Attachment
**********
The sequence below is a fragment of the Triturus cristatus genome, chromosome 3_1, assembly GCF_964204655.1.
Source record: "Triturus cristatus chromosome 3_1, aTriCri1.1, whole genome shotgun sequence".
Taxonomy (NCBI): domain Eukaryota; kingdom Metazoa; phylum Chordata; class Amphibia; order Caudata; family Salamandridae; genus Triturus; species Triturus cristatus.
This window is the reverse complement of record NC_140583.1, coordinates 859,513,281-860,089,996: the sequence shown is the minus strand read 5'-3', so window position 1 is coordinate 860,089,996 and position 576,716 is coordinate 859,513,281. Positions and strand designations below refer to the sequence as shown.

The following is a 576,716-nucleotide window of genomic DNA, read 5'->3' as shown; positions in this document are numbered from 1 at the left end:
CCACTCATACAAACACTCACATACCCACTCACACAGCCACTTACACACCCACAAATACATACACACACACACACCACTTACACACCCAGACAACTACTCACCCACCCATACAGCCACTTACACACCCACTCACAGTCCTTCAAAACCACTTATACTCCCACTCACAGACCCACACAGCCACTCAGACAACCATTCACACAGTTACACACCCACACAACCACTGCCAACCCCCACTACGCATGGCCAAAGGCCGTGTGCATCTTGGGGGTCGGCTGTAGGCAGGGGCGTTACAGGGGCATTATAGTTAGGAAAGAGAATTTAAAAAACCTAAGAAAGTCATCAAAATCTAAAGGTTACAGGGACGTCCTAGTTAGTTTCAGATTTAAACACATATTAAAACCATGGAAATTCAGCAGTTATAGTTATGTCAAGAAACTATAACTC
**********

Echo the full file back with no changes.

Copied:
The sequence below is a fragment of the Triturus cristatus genome, chromosome 3_1, assembly GCF_964204655.1.
Source record: "Triturus cristatus chromosome 3_1, aTriCri1.1, whole genome shotgun sequence".
Taxonomy (NCBI): domain Eukaryota; kingdom Metazoa; phylum Chordata; class Amphibia; order Caudata; family Salamandridae; genus Triturus; species Triturus cristatus.
This window is the reverse complement of record NC_140583.1, coordinates 859,513,281-860,089,996: the sequence shown is the minus strand read 5'-3', so window position 1 is coordinate 860,089,996 and position 576,716 is coordinate 859,513,281. Positions and strand designations below refer to the sequence as shown.

The following is a 576,716-nucleotide window of genomic DNA, read 5'->3' as shown; positions in this document are numbered from 1 at the left end:
CCACTCATACAAACACTCACATACCCACTCACACAGCCACTTACACACCCACAAATACATACACACACACACACCACTTACACACCCAGACAACTACTCACCCACCCATACAGCCACTTACACACCCACTCACAGTCCTTCAAAACCACTTATACTCCCACTCACAGACCCACACAGCCACTCAGACAACCATTCACACAGTTACACACCCACACAACCACTGCCAACCCCCACTACGCATGGCCAAAGGCCGTGTGCATCTTGGGGGTCGGCTGTAGGCAGGGGCGTTACAGGGGCATTATAGTTAGGAAAGAGAATTTAAAAAACCTAAGAAAGTCATCAAAATCTAAAGGTTACAGGGACGTCCTAGTTAGTTTCAGATTTAAACACATATTAAAACCATGGAAATTCAGCAGTTATAGTTATGTCAAGAAACTATAACTC